China’s Standing Committee of the National People’s Congress (NPC), the country’s legislature, will hold a meeting from October 30 to November 4 to review the authorization of the State Council, the central government, to carry out a pilot program that will introduce market authorization holder of drug (MAH) system and reform the drug registration system. On August 9, the State Council issued the Opinions on Reforming Review and Approval Process for Drugs and Medical Devices (RAP Opinions). Since several key reform measures initiated by the RAP Opinions involve amendments to China’s Drug Administration Law, the State Council must receive the authorization of the NPC. If the authorization is approved by the NPC, the reform of China’s RAP will be accelerated.
The direct pressure for reform comes from the very serious backlog for RAP in China. As of August, there was a backlog of 21,000 applications, and large backlogs have appeared repeatedly in the past decade. For example, there was a backlog of 17,000 in 2005 and a backlog of 27,000 in 2008. These backlogs attract more and more criticism, both from companies and patients. Patients, unable to benefit from a new drug, especially those made by foreign companies and that have proven successful and effective in other territories, have suffered. Some patients have to either rely on smuggled drugs or conduct expensive medical tourism. Now, the State Council seems determined to reform the broken RAP system completely, with the following key reforms:
- Give more resources to the regulator, China Food and Drug Administration (CFDA). In China, there are very strict controls on the functioning of each government agency, including staff salaries, and these controls are not adjusted dynamically. This leads to a serious shortage of personnel. Currently, there are only 120 employees in CFDA responsible for the technical review, while it recieves approximate 8,000 to 10,000 applications each year. In order to deal with these problems, RAP Opinions consider giving CFDA more liberty to hire examiners or experts to handle technical reviews, as well as to adjust and increase the registration fees for drugs and devices every five years, to increase CFDA’s funding.
- Launch MAH Pilot Program for Drugs. In the current legal framework, only drug manufacturers are qualified to obtain regulatory approvals, which means R&D institutions and scientific research personnel need to either build a manufacturing line themselves to obtain approvals, which requires great investment, or to transfer their technology to a drug manufacturer. The origin of this rule comes from China’s long tradition of planned economy, during which government regulation of drugs concentrated on their industrial production. Under the new proposed MAH pilot program, both R&D institutions and scientific research personnel can apply for approvals for new drugs. Furthermore, when R&D institutions and scientific research personnel transfer the new drug approval to a drug manufacturer, it will not be necessary to repeat the technical review process.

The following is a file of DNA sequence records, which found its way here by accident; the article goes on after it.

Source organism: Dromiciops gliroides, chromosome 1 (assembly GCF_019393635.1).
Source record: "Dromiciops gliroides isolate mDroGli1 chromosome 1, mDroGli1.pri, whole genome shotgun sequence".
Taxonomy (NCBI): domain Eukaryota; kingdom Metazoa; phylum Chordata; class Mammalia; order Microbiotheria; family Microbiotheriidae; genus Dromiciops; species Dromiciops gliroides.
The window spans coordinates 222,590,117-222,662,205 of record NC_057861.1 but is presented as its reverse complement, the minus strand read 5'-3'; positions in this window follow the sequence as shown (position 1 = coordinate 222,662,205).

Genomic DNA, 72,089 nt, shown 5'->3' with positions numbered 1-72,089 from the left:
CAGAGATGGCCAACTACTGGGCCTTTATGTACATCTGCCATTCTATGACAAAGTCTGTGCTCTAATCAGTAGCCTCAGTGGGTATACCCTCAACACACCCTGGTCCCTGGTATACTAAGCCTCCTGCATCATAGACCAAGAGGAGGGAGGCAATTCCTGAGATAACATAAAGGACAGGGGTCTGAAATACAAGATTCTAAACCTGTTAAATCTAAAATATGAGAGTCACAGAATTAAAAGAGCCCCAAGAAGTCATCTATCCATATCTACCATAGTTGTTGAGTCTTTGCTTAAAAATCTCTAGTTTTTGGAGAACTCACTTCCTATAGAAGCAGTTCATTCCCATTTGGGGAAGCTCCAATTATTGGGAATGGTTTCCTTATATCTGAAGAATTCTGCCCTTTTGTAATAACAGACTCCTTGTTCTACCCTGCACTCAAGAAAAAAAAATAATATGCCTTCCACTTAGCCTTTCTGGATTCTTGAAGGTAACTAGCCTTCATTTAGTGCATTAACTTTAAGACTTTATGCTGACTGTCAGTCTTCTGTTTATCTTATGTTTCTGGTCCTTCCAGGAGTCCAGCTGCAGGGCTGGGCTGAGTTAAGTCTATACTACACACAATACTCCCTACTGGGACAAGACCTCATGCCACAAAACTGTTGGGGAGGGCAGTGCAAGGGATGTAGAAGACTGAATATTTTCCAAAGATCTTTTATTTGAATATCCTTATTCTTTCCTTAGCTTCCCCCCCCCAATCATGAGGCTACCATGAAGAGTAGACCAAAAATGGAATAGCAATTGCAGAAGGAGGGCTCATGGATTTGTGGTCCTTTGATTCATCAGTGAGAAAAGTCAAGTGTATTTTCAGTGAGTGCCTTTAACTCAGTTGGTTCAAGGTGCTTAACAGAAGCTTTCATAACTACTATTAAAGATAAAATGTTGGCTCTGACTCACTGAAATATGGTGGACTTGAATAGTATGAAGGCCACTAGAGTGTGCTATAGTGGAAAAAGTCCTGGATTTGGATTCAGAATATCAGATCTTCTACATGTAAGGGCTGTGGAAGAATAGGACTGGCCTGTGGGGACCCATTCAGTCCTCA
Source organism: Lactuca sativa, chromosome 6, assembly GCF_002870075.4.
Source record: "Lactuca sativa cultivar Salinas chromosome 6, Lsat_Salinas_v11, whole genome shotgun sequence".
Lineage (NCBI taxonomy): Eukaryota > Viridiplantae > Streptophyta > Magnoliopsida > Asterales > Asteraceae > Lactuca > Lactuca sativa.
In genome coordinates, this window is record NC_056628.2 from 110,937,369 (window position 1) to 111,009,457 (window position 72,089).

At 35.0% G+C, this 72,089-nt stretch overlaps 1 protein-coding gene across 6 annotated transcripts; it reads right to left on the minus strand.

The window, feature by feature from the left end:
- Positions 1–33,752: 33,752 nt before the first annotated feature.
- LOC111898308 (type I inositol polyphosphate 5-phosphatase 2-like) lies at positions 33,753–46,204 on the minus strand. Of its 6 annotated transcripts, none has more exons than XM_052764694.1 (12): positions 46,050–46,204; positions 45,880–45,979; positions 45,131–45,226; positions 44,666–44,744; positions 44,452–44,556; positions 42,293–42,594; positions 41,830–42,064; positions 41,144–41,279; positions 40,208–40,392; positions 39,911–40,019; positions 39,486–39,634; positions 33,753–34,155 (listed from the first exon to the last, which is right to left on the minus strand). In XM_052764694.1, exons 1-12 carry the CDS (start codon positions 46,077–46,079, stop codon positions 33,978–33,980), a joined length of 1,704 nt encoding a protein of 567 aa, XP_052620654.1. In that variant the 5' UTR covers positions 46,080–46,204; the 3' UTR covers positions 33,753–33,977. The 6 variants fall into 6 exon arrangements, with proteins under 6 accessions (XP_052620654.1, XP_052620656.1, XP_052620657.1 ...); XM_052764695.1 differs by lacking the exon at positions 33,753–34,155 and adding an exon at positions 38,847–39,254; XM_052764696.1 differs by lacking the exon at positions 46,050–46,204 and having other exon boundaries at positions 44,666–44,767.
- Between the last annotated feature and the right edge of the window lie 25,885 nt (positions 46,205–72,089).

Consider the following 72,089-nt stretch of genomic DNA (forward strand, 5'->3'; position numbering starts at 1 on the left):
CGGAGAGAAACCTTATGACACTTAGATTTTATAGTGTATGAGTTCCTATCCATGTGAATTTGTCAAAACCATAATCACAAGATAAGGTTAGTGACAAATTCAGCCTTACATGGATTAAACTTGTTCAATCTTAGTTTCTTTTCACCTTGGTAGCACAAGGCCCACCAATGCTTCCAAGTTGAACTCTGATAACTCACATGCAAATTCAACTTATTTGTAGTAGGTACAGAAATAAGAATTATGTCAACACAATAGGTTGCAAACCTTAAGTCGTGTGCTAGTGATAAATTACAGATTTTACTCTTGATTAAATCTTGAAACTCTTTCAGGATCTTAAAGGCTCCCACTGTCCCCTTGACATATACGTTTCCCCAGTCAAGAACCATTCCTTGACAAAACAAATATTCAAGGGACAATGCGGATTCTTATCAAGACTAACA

- Simplify and improve the Review and Approval Process. (1) Companies can arrange parallel clinical studies for new drugs that have not been marketed in other countries, and any qualified clinical data obtained from multicenter clinical studies can be used in the application. (2) Some innovative drugs within a defined scope will get expedited review and approval, and companies will be able to apply for this expedited approvals for much-needed drugs as long as they promise not to charge prices that are higher than those in the drug’s originating country or neighboring comparable markets. (3) The approval processes for drug packaging materials and excipients will be simplified.
Only setting forth some general principles, the RAP Opinions still need more detailed implementation measures, which are expected from the CFDA later. However, since the CFDA lacks the independence its foreign colleagues usually have, it may face some restrictions from other government branches. Whether it will be able to get enough flexibility to recruit qualified staff is also in question.
Apparently aware of these challenges, the State Council requires in the Opinions the establishment of a joint task force amongst the relevant government agencies to guide the reform, and it appointed a new director, Jingquan Bi, to CFDA early this year.
Mr. Bi once served as Deputy Director of the National Development and Reform Commission (NDRC), China’s most powerful Ministry which has a nickname “the little State Council,” and as Deputy Secretary-General of the State Council, who helps the Prime Minister to coordinate several Ministries’ work. His experience, from some pharmaceutical companies’ point of view, may help persuade other Ministries to support this reform.
Considering that NDRC recently deregulated price controls on drugs, and Mr. Bi’s experience in NDRC, this view makes some sense. However, reform on RAP is far more complicated, and its result may largely be determined by how fast the central government will be able to modernize its administrative system on the whole.